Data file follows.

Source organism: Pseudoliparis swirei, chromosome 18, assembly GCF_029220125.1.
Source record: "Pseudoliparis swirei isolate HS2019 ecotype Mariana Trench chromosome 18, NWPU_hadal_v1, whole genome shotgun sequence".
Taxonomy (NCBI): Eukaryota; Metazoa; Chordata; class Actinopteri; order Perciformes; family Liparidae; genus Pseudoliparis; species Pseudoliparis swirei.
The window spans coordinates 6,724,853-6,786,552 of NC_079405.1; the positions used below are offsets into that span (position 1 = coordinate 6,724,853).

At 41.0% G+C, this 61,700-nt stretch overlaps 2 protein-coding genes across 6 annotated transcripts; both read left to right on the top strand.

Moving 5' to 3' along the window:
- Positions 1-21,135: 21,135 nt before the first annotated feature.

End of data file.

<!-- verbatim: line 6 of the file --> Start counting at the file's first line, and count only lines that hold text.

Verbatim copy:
Moving 5' to 3' along the window: